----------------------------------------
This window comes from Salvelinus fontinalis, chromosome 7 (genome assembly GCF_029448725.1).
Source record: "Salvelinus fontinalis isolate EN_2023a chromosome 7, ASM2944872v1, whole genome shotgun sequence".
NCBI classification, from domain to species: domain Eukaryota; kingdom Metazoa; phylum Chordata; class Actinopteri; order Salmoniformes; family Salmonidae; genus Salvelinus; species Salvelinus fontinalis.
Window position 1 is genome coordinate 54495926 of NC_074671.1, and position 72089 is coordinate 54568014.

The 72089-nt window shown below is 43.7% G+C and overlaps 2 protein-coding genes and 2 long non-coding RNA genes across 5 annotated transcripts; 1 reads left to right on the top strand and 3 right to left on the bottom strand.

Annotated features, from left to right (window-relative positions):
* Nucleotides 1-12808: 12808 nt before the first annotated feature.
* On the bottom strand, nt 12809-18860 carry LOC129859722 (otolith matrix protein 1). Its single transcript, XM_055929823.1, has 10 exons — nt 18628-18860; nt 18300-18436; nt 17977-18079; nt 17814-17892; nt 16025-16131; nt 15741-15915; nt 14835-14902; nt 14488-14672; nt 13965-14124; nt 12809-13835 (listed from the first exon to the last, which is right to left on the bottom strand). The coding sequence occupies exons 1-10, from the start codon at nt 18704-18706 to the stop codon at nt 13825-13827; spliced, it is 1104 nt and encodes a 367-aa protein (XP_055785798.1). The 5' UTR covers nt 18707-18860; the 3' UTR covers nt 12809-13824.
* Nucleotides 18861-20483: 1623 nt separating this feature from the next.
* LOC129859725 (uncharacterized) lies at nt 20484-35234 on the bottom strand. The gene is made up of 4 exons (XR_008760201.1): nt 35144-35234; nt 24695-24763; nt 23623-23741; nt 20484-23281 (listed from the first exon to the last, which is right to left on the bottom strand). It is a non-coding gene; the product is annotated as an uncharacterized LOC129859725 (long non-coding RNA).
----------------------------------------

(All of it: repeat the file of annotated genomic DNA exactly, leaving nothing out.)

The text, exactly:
This window comes from Salvelinus fontinalis, chromosome 7 (genome assembly GCF_029448725.1).
Source record: "Salvelinus fontinalis isolate EN_2023a chromosome 7, ASM2944872v1, whole genome shotgun sequence".
NCBI classification, from domain to species: domain Eukaryota; kingdom Metazoa; phylum Chordata; class Actinopteri; order Salmoniformes; family Salmonidae; genus Salvelinus; species Salvelinus fontinalis.
Window position 1 is genome coordinate 54495926 of NC_074671.1, and position 72089 is coordinate 54568014.

The 72089-nt window shown below is 43.7% G+C and overlaps 2 protein-coding genes and 2 long non-coding RNA genes across 5 annotated transcripts; 1 reads left to right on the top strand and 3 right to left on the bottom strand.

Annotated features, from left to right (window-relative positions):
* Nucleotides 1-12808: 12808 nt before the first annotated feature.
* On the bottom strand, nt 12809-18860 carry LOC129859722 (otolith matrix protein 1). Its single transcript, XM_055929823.1, has 10 exons — nt 18628-18860; nt 18300-18436; nt 17977-18079; nt 17814-17892; nt 16025-16131; nt 15741-15915; nt 14835-14902; nt 14488-14672; nt 13965-14124; nt 12809-13835 (listed from the first exon to the last, which is right to left on the bottom strand). The coding sequence occupies exons 1-10, from the start codon at nt 18704-18706 to the stop codon at nt 13825-13827; spliced, it is 1104 nt and encodes a 367-aa protein (XP_055785798.1). The 5' UTR covers nt 18707-18860; the 3' UTR covers nt 12809-13824.
* Nucleotides 18861-20483: 1623 nt separating this feature from the next.
* LOC129859725 (uncharacterized) lies at nt 20484-35234 on the bottom strand. The gene is made up of 4 exons (XR_008760201.1): nt 35144-35234; nt 24695-24763; nt 23623-23741; nt 20484-23281 (listed from the first exon to the last, which is right to left on the bottom strand). It is a non-coding gene; the product is annotated as an uncharacterized LOC129859725 (long non-coding RNA).